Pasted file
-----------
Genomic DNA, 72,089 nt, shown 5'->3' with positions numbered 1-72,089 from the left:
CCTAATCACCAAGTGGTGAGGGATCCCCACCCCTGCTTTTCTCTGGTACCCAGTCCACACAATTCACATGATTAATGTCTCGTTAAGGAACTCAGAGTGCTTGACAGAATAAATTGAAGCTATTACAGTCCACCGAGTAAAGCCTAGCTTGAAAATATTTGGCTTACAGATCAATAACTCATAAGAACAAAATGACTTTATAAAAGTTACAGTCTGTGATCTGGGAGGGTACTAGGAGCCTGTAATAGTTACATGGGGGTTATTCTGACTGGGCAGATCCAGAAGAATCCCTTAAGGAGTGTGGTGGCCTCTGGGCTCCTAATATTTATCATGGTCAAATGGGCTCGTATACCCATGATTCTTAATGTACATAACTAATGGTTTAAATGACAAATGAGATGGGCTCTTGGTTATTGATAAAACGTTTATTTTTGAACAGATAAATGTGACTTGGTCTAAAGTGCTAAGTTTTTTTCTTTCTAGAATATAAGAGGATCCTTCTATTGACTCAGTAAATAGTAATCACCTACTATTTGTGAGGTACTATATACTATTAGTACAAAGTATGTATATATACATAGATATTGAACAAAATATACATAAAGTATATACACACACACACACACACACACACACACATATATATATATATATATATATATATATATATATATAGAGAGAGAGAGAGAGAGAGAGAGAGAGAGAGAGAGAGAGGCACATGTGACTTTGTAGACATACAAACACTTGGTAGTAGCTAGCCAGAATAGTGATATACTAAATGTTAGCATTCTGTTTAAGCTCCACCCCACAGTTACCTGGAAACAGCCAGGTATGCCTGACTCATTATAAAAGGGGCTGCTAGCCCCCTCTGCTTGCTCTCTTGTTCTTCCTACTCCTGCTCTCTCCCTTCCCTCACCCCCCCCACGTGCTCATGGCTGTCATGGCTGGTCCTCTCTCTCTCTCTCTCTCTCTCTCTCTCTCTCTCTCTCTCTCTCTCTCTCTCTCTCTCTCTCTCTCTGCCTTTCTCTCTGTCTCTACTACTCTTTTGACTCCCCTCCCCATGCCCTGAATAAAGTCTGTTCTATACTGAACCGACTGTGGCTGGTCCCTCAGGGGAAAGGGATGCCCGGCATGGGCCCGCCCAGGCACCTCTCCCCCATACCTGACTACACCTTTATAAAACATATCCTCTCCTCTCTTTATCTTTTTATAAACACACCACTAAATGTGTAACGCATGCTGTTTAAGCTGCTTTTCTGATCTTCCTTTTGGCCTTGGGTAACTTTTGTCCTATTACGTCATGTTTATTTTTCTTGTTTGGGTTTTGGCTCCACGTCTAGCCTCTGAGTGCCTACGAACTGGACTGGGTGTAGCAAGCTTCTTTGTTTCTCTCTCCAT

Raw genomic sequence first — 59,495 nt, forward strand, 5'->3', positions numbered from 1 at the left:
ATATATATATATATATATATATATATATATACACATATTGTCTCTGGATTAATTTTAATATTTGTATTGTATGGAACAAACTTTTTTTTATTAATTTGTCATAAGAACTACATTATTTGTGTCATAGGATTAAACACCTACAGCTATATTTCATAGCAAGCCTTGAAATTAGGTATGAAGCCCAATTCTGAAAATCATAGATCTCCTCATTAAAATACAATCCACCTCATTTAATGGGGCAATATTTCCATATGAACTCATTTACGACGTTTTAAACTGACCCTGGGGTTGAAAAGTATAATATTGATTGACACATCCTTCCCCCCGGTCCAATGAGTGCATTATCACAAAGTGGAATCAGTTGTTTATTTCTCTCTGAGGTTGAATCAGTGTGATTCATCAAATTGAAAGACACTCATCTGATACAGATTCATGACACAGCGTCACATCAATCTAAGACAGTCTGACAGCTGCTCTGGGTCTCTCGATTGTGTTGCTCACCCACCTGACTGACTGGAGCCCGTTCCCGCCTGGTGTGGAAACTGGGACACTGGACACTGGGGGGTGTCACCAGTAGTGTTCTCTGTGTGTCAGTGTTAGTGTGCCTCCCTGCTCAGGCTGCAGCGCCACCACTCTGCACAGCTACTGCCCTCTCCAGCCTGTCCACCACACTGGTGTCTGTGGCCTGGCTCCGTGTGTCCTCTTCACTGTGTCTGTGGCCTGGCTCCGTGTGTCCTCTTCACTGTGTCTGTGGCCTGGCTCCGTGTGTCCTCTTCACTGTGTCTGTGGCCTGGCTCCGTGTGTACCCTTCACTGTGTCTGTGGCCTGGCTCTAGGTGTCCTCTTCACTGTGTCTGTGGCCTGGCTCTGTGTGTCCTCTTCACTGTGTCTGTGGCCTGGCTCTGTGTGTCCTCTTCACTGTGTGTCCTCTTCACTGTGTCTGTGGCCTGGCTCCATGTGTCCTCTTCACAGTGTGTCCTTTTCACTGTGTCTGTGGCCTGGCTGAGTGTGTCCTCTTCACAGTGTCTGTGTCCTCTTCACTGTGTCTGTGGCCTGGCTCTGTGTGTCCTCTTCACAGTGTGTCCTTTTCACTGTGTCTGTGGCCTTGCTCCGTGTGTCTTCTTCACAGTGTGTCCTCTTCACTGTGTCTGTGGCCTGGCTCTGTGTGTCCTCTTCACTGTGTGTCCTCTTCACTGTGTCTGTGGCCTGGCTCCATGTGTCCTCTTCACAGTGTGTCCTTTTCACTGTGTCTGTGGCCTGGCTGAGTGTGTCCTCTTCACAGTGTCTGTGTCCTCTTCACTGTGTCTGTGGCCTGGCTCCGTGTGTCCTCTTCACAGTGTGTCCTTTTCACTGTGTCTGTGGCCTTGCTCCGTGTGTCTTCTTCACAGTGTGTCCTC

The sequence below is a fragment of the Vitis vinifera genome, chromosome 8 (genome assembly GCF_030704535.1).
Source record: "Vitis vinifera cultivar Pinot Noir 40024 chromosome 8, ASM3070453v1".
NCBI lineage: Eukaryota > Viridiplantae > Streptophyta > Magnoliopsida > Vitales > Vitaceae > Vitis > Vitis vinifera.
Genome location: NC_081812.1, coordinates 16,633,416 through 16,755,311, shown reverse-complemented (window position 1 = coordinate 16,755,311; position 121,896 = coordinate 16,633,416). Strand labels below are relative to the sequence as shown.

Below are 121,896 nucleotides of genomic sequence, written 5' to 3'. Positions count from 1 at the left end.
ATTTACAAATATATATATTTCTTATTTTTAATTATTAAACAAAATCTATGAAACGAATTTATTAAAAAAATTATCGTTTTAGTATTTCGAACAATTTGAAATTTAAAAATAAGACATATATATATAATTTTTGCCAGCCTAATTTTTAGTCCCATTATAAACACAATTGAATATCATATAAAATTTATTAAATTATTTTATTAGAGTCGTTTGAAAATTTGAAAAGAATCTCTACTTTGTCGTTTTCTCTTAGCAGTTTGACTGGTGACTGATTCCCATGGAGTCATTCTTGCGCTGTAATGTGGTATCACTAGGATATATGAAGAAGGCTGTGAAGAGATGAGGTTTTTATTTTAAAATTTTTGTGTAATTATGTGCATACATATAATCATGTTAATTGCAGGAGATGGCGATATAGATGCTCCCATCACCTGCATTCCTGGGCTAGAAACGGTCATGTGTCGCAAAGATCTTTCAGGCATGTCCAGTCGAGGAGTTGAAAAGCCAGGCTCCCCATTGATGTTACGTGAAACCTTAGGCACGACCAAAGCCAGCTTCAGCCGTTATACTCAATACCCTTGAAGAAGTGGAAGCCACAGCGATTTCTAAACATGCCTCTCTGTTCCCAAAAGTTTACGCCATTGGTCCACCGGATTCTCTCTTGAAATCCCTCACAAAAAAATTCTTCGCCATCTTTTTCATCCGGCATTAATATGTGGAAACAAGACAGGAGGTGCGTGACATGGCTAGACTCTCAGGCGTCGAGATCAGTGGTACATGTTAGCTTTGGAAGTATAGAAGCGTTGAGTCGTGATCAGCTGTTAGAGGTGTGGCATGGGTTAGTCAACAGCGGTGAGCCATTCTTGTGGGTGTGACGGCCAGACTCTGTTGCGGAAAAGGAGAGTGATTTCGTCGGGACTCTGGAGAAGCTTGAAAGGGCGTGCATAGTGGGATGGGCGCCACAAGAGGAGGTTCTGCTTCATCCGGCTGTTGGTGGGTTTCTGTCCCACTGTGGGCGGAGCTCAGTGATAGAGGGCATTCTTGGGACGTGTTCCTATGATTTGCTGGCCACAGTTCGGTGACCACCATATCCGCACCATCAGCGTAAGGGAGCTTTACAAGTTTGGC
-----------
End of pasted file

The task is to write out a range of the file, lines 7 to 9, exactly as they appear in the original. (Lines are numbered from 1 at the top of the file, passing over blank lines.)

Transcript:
NCBI lineage: Eukaryota > Viridiplantae > Streptophyta > Magnoliopsida > Vitales > Vitaceae > Vitis > Vitis vinifera.
Genome location: NC_081812.1, coordinates 16,633,416 through 16,755,311, shown reverse-complemented (window position 1 = coordinate 16,755,311; position 121,896 = coordinate 16,633,416). Strand labels below are relative to the sequence as shown.

Below are 121,896 nucleotides of genomic sequence, written 5' to 3'. Positions count from 1 at the left end.